Whether called “supply-side economics,” “trickle-down economics” or perhaps more simply “Reaganomics” there’s no doubt that the theories enacted during President Ronald Reagan’s administration in the 1980s had lasting impact on the world economy.
The architect of many of those theories was Arthur Laffer, who will be giving a free lecture “Trumponomics: The Road to Riches or Ruin?” at Stanislaus State on Thursday, Feb. 28 at 6 p.m. in Snider Recital Hall as part of the University’s Executive Speaker Series. The event is presented as a collaboration of the Stan State College of Business Administration and College of the Arts, Humanities and Social Sciences, with sponsors Winton-Ireland, Strom & Green and the Young America’s Foundation.
Laffer served as a member of former President Ronald Reagan’s economic advisory board and also as an adviser for President Donald Trump’s 2016 campaign and administration. He was heavily involved with Congressional leaders in the development of the Trump tax cut that took effect in 2018. Laffer is expected to talk on multiple topics regarding the current administration’s economic policies, speculating on whether President Trump can bring about a new age of prosperity in America and if his policies can secure America’s position as the world’s leading economic power. Can Trump’s policies cut taxes, create jobs, and bring down the national debt, and does he have the necessary vision, strategy, and team to achieve these ambitious goals?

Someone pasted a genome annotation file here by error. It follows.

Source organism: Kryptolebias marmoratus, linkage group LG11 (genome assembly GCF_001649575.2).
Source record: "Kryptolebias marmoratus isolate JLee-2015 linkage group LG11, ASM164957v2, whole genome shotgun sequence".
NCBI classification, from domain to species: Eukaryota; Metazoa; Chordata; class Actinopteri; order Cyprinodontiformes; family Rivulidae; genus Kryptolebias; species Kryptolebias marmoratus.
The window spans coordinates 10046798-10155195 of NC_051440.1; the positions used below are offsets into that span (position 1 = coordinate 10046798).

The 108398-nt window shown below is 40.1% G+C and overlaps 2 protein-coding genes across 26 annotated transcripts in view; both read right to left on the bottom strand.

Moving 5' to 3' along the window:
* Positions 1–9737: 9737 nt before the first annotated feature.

His best-known theory is known as the “Laffer Curve,” which examines the relationship between tax rates and tax revenues, and establishes a theoretical point at which higher rates of taxation result in diminishing returns. He is founder and chairman of Laffer Associates in Nashville, a research and consulting firm for global financial markets.
He has written several books, including “Return to Prosperity: How America Can Regain Its Economic Superpower Status,” and his most recent book “Trumponomics: Inside the America-First Plan to Revive Our Economy,” partially will be the basis of his talk at Stan State.
In recent months, Laffer has spread optimism about the U.S. economy in the face of rising interest rates, the uncertainty of U.S. global trade policies and stock market volatility. He believes that the economy is heading into a major and sustained period of growth spurred by the 2018 tax cuts.
While the lecture is free, those who plan to attend are asked to RSVP.